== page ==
Neighborhood Narratives uses alternative technologies, basic mobile recording devices, on-line open-source tools such as blogging, folksonomies and Google Maps along with analog resources such as sketch maps to produce context rich stories that portray the world, city, or neighborhood. It explores the real and metaphorical potentialities of mapping, walking, and wayfinding as methods of developing attachments, connecting, and constructing narratives in a virtual and spatial locality. Neighborhood Narratives offers a specific and unique situation from which to critically consider the locative arts and locative media in relation to the context of the city and to explore new and old models of communication, community and exchange. The project invites public participation, engages interactively, and encourages participants to consider their vocabulary of movement in space.
In the complexity of the contemporary city, new experiences of community are needed to fill the need for significant encounter. The international aspect of the class, seeks to create networked relationships of place and alternate spaces of encounter. The International exercise has brought together students from Rome, London, Tokyo, and the US. In each location, the cultural investigation has a different focus, depending on the traditions of the community. Students video-chat with each other, create local projects which they map to the online class social network, and participate in an exercise, where international teams of students create a shared project. In addition, students have the opportunity to travel to these various locations to compare the virtual experience of place to the physical one.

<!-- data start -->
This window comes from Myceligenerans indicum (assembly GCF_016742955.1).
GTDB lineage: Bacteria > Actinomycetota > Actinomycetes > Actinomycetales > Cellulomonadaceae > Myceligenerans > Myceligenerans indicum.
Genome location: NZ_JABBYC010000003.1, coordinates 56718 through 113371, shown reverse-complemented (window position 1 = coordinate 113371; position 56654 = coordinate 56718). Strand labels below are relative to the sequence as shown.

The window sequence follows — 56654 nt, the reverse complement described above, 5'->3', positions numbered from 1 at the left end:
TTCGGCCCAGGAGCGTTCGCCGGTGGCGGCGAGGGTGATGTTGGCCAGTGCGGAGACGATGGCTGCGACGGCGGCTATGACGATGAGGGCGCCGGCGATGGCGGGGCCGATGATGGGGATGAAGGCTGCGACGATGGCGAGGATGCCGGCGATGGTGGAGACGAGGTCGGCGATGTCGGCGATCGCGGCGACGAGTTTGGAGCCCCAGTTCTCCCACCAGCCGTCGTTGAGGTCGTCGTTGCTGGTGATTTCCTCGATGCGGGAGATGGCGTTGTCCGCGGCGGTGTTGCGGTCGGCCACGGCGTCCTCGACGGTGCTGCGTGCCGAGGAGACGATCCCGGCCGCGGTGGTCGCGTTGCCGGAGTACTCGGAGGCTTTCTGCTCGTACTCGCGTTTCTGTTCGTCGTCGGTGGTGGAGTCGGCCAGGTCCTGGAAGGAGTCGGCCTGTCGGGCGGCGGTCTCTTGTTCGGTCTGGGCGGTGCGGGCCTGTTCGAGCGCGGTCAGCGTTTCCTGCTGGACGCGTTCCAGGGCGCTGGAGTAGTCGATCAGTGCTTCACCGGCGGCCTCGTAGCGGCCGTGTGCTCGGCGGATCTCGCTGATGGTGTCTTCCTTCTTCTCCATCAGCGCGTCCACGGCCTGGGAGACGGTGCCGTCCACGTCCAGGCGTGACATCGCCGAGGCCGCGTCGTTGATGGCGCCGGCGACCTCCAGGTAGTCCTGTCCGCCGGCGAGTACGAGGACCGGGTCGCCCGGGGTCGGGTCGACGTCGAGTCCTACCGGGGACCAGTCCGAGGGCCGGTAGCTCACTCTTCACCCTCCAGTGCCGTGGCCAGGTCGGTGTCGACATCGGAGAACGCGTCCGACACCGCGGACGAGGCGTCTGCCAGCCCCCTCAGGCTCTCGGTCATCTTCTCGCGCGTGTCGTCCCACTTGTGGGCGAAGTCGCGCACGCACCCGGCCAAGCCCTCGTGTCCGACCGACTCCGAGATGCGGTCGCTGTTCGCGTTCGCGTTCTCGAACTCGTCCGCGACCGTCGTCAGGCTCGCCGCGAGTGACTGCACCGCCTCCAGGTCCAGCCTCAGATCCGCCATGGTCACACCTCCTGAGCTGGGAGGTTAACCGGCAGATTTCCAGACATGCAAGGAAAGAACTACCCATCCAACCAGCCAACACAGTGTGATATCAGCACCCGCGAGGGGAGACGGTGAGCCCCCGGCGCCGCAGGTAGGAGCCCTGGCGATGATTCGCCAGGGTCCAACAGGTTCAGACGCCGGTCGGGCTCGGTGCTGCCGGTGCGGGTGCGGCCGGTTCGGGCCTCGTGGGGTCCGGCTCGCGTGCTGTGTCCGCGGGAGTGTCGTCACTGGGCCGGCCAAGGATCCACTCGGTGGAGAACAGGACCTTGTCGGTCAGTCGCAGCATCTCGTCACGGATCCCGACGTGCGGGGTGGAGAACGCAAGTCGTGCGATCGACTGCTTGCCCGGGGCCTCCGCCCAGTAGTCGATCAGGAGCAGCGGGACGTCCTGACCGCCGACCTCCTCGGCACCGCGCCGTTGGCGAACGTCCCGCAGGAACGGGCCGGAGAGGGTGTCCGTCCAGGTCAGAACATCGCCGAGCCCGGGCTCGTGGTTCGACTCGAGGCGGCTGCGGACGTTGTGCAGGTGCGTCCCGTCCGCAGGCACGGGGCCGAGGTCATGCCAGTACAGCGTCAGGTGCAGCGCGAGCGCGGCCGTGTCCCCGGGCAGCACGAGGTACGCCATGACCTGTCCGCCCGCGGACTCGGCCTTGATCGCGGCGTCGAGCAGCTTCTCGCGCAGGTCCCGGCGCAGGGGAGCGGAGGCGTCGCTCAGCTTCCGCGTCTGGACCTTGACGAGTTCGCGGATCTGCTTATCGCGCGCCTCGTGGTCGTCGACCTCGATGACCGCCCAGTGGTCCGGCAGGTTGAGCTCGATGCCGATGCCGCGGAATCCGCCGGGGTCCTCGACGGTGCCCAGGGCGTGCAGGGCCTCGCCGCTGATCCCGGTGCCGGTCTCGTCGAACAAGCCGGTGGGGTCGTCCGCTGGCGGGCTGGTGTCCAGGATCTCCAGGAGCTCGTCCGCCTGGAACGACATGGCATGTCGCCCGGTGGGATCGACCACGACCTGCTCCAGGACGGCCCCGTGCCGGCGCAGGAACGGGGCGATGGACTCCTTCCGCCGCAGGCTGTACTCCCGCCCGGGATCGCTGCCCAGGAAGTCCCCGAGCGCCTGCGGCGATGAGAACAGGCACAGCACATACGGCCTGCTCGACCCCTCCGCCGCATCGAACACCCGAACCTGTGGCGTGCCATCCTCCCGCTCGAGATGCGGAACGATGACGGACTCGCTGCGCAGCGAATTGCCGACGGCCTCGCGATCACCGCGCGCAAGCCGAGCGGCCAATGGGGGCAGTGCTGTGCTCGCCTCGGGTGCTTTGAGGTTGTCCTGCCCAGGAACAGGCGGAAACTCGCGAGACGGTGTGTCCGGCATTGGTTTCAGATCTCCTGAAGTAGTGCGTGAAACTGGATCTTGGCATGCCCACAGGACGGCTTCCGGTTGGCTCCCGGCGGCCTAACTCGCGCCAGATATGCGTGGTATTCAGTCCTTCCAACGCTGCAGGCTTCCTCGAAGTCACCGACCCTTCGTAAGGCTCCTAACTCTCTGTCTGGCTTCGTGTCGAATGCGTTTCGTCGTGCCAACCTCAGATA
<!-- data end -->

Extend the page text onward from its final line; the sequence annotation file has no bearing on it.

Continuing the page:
Neighborhood Narratives does not obligate sophisticated technology or design skills into its methodology. Instead it asks students to conceptually understand some of the processes of the mediated city such as negotiating geographic, political, ideological spaces and reconsidering the issues that they deal with in everyday life – the things they carry with them, the cell phones they use, the soft city they walk in, etc. To reconstruct their everyday assumptions in order to use them as a vocabulary and set of tools for looking at themselves and the world creatively and to articulate a personal vision in that form as a final project (Iverson, Sanders 2008).
Reference: Iverson, Hana. Sanders, Rickie. 2008. The Neighborhood Narratives Project, New Dialogues with/in the Mediated City; from MediaCity: Situations, Practives, Encounters.
Editors: Frank Eckardt, Jens Geelhaar, Laura Colini, KatharineS. Willis, Konstantinos Chorianopoulos, Ralf Hennig. Publisher: Frank & Timme, Berlin; expected date of publication: 2008